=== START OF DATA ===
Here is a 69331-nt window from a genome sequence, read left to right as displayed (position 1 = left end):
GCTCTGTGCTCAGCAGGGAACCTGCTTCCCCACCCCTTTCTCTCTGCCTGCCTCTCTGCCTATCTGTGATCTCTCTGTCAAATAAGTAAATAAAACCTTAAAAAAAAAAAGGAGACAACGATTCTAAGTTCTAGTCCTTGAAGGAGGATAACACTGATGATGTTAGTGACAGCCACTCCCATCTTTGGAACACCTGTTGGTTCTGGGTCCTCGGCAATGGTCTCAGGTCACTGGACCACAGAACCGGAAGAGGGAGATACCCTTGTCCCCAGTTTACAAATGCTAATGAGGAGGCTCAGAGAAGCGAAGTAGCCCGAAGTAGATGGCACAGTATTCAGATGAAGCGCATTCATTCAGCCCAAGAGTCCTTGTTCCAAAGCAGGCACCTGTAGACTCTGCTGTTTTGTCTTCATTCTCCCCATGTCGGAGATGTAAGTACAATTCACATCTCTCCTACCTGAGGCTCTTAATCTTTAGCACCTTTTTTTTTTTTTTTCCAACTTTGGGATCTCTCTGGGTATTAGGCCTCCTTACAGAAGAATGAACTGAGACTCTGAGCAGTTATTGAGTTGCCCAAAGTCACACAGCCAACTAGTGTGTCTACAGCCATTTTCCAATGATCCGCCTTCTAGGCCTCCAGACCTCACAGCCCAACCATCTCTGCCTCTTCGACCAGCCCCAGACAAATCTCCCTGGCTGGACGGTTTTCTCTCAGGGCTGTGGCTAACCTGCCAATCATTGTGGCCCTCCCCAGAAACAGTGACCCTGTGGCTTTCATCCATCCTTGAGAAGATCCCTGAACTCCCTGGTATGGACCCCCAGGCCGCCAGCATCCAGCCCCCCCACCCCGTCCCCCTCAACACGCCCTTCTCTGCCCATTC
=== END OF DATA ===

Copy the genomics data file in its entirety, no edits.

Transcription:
Here is a 69331-nt window from a genome sequence, read left to right as displayed (position 1 = left end):
GCTCTGTGCTCAGCAGGGAACCTGCTTCCCCACCCCTTTCTCTCTGCCTGCCTCTCTGCCTATCTGTGATCTCTCTGTCAAATAAGTAAATAAAACCTTAAAAAAAAAAAGGAGACAACGATTCTAAGTTCTAGTCCTTGAAGGAGGATAACACTGATGATGTTAGTGACAGCCACTCCCATCTTTGGAACACCTGTTGGTTCTGGGTCCTCGGCAATGGTCTCAGGTCACTGGACCACAGAACCGGAAGAGGGAGATACCCTTGTCCCCAGTTTACAAATGCTAATGAGGAGGCTCAGAGAAGCGAAGTAGCCCGAAGTAGATGGCACAGTATTCAGATGAAGCGCATTCATTCAGCCCAAGAGTCCTTGTTCCAAAGCAGGCACCTGTAGACTCTGCTGTTTTGTCTTCATTCTCCCCATGTCGGAGATGTAAGTACAATTCACATCTCTCCTACCTGAGGCTCTTAATCTTTAGCACCTTTTTTTTTTTTTTTCCAACTTTGGGATCTCTCTGGGTATTAGGCCTCCTTACAGAAGAATGAACTGAGACTCTGAGCAGTTATTGAGTTGCCCAAAGTCACACAGCCAACTAGTGTGTCTACAGCCATTTTCCAATGATCCGCCTTCTAGGCCTCCAGACCTCACAGCCCAACCATCTCTGCCTCTTCGACCAGCCCCAGACAAATCTCCCTGGCTGGACGGTTTTCTCTCAGGGCTGTGGCTAACCTGCCAATCATTGTGGCCCTCCCCAGAAACAGTGACCCTGTGGCTTTCATCCATCCTTGAGAAGATCCCTGAACTCCCTGGTATGGACCCCCAGGCCGCCAGCATCCAGCCCCCCCACCCCGTCCCCCTCAACACGCCCTTCTCTGCCCATTC